The weather at Cape Caution was poor so the plan was to head into the Broughton Archipelago and do some exploring for a couple of days. First stop was Lagoon Cove where we found two boats who had been waiting a week for good weather to round the Cape; they rose every morning at 0400 to listen to the Canadian weather forecast to no avail. LC was a hoot; our hosts decided to hold the first Happy Hour of the season so at 1630 the day's prawn harvest (a small barrel) was served up along with everyone's culinary contributions. A great opportunity to network with fellow cruisers, including a Nordhavn 50 which has been to Alaska for each of the last 12 years. From Lagoon Cove we headed for Pierre's at Echo Bay. A legendary destination, over some 30 years Pierre has built his clientele (in the High Season of July and August) around the Hog Roast (Sat); Prime Rib (Wed); Italian Night (Mon); Pot Luck (Fri)...........this entirely remote location is a networkers dream in the summer. We were the only boat, and the second of the year so far. We had our own diversions; the prawn traps close by yielded 73 king prawns and the crab trap two keepers in Shoal Bay. Our nest stop was Sullivan Cove where we were the first boat of the year at another stunning location in the Broughtons. From the chart, the Broughtons look like a collection of small islands and channels. But up close, they are just a vast and stunning crusing ground. One could spend a couple of years exploring the area and hardly touch the surface.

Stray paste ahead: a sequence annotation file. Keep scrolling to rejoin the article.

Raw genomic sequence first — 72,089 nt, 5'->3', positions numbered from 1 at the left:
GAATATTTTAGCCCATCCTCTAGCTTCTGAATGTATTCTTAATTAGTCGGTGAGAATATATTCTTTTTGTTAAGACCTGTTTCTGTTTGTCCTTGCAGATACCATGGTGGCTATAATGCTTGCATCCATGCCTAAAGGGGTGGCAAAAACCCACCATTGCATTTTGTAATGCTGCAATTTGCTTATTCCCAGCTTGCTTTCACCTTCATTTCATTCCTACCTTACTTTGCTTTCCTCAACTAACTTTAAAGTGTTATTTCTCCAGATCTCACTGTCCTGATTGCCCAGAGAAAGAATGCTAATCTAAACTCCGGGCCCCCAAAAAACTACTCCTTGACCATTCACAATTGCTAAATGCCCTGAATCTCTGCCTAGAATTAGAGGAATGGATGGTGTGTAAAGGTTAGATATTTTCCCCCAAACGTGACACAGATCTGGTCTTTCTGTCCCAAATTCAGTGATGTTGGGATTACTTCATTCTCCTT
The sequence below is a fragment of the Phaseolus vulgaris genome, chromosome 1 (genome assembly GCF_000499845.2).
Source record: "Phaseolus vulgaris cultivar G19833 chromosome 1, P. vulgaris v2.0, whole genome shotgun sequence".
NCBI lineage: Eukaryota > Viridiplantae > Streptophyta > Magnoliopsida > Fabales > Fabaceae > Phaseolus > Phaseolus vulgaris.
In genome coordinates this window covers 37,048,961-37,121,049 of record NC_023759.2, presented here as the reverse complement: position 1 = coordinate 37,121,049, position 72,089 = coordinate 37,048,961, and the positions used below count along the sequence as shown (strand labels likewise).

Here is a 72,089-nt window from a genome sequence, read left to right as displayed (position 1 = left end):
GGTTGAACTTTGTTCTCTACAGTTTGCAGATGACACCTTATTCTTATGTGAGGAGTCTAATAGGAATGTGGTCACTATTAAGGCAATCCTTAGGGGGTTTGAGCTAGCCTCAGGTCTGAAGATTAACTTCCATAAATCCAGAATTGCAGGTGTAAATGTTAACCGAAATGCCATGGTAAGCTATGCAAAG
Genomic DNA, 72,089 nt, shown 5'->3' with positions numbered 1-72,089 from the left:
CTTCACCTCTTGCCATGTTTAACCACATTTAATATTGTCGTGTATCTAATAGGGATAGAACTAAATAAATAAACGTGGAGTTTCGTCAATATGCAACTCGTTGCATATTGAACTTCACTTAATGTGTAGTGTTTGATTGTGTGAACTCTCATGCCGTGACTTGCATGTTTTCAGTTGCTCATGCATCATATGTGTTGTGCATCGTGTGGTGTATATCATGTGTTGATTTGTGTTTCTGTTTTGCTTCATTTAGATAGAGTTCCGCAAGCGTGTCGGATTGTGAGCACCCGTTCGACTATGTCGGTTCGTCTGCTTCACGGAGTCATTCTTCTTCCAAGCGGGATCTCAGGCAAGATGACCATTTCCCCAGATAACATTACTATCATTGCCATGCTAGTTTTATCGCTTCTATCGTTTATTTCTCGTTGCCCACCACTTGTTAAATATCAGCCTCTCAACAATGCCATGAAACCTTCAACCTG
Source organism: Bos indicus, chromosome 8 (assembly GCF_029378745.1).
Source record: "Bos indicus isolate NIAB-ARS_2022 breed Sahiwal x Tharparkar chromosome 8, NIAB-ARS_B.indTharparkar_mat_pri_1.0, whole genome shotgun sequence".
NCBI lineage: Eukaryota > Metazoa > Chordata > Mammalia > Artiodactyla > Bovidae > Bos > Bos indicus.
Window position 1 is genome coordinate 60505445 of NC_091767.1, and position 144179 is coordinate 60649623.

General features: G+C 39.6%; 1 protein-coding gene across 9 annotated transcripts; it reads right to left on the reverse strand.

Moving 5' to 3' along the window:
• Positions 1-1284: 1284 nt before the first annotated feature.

At Echo Bay we walked a trail to visit Bill Proctor's museum and home. Bill is a legend of the area; born in 1934 he has never been out of the Province. He has spend a lifetime logging and fishing nearby and collecting relics and artefacts which he has picked up from the local beaches. There are beads which were traded with the Indians by Captains Cook and Vancouver. Glass fish net floats made by Japanese glass blowers who crewed on Oriental fishing vessels. 100 year old magazines and catalogues for the ladies in Victoria. Bone and stone tools from the nearby beach and middens which are thousands of years old. Bill has much insightful observation of the issues which surround BC, in particular involving conservation and the tensions between First Nations peoples and Canadians. He is also very knowledgeable and skilful. Having found a floating cedar log and towed in to his beach, in a mere 14 days he used a chainsaw and a rudimentary splitter to build a replica logger's cabin - the shakes from the log are so smooth you would think they come from a sawmill.
|Split from one log with a splitting tool|